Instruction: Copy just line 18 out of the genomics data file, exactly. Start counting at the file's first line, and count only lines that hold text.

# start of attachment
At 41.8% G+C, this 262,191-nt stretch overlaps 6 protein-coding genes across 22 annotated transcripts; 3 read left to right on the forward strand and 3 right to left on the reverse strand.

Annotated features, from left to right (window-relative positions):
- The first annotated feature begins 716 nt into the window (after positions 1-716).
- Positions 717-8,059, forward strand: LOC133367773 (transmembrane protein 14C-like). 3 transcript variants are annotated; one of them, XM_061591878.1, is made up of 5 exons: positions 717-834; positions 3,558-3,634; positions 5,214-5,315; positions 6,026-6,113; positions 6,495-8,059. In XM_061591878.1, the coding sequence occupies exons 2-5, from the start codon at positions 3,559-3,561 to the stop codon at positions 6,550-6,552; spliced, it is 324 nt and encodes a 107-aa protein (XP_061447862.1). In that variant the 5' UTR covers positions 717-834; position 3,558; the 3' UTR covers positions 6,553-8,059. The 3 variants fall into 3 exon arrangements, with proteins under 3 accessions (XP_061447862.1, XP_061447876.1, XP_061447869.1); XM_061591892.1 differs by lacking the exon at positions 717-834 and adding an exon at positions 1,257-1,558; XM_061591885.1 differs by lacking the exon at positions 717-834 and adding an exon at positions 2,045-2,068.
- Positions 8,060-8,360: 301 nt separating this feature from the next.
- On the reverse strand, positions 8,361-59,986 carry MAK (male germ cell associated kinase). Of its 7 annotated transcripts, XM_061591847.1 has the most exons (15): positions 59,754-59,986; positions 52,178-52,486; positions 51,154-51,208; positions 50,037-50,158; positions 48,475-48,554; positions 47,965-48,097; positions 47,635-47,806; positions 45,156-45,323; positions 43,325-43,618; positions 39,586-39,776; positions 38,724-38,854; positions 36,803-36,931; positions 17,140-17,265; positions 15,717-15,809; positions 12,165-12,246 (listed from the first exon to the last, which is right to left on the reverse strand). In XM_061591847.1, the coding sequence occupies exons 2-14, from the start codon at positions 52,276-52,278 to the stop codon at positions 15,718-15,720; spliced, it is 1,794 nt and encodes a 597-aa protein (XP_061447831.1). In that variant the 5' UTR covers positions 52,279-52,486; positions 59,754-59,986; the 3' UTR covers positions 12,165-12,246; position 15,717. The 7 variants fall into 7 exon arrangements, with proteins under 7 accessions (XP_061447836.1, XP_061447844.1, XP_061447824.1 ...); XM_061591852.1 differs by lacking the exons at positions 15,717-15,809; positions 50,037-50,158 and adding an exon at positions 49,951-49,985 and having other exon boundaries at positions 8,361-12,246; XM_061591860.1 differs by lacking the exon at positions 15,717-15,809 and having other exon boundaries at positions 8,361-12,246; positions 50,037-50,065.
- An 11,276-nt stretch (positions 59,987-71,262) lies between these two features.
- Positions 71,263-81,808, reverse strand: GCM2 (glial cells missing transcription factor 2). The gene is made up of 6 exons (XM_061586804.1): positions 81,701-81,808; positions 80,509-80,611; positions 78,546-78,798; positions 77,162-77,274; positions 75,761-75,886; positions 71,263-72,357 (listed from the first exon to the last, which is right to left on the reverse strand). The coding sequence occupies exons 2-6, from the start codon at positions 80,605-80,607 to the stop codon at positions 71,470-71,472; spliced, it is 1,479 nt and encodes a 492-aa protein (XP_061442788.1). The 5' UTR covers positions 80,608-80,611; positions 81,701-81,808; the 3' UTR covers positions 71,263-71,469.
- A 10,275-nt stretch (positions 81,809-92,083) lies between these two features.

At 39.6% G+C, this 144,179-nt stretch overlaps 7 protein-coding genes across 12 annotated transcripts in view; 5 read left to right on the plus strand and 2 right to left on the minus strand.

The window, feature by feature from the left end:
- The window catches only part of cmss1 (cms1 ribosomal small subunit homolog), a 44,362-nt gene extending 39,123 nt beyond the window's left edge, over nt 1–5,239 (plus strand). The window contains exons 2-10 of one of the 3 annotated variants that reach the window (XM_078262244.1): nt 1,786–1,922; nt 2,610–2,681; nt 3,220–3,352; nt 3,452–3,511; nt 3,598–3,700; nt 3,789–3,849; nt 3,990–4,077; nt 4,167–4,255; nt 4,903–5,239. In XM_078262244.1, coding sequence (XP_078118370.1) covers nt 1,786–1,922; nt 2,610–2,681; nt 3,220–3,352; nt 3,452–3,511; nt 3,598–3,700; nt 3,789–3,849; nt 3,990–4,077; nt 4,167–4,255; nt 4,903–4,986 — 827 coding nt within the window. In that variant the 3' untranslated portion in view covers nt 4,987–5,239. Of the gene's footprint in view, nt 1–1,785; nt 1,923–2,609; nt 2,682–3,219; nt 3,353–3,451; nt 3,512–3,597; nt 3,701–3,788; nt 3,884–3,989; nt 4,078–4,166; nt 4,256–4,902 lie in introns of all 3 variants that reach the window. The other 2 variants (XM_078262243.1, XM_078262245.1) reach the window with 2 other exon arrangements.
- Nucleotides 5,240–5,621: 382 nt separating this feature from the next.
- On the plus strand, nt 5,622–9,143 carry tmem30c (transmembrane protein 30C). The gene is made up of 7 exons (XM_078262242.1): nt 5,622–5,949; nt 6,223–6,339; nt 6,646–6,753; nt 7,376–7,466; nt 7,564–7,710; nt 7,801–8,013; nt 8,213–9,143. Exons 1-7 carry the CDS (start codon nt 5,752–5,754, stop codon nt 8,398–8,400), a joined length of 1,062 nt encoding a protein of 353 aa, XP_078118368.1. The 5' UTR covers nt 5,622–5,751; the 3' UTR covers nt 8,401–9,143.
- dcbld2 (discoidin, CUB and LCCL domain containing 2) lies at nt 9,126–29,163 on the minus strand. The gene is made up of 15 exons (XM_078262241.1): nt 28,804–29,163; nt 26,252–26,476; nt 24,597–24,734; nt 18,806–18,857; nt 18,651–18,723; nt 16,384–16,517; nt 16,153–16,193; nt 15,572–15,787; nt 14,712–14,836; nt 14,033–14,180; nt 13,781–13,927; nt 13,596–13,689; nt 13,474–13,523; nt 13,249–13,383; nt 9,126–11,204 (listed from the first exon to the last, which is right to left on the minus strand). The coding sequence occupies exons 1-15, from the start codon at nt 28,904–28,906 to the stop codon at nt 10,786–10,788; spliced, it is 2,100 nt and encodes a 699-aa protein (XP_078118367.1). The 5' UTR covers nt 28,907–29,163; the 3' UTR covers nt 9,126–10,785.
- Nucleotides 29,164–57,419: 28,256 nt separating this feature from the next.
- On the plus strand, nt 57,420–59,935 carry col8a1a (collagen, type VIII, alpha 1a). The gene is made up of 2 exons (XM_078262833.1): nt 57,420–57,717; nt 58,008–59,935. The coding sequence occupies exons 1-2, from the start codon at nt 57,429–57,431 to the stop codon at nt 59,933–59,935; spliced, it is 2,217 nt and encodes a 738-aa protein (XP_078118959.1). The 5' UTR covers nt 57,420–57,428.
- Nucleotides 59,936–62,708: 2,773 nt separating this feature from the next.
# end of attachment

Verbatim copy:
- Nucleotides 59,936–62,708: 2,773 nt separating this feature from the next.